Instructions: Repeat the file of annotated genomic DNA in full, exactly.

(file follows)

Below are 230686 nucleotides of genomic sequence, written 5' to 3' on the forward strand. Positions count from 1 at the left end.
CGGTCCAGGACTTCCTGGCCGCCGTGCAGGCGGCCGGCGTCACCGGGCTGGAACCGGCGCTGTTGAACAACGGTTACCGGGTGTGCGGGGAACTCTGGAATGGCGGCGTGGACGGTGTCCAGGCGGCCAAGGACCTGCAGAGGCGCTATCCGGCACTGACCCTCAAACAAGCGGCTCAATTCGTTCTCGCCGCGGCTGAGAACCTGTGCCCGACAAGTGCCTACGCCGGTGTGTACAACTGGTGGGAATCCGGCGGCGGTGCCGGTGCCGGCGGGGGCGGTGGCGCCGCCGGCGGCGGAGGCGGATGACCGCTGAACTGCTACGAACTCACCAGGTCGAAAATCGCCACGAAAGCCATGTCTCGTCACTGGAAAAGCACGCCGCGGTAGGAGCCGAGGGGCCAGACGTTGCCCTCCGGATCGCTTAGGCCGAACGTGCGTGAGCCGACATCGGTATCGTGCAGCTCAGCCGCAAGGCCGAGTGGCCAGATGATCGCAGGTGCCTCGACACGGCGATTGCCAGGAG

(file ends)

Below are 230686 nucleotides of genomic sequence, written 5' to 3' on the forward strand. Positions count from 1 at the left end.
CGGTCCAGGACTTCCTGGCCGCCGTGCAGGCGGCCGGCGTCACCGGGCTGGAACCGGCGCTGTTGAACAACGGTTACCGGGTGTGCGGGGAACTCTGGAATGGCGGCGTGGACGGTGTCCAGGCGGCCAAGGACCTGCAGAGGCGCTATCCGGCACTGACCCTCAAACAAGCGGCTCAATTCGTTCTCGCCGCGGCTGAGAACCTGTGCCCGACAAGTGCCTACGCCGGTGTGTACAACTGGTGGGAATCCGGCGGCGGTGCCGGTGCCGGCGGGGGCGGTGGCGCCGCCGGCGGCGGAGGCGGATGACCGCTGAACTGCTACGAACTCACCAGGTCGAAAATCGCCACGAAAGCCATGTCTCGTCACTGGAAAAGCACGCCGCGGTAGGAGCCGAGGGGCCAGACGTTGCCCTCCGGATCGCTTAGGCCGAACGTGCGTGAGCCGACATCGGTATCGTGCAGCTCAGCCGCAAGGCCGAGTGGCCAGATGATCGCAGGTGCCTCGACACGGCGATTGCCAGGAG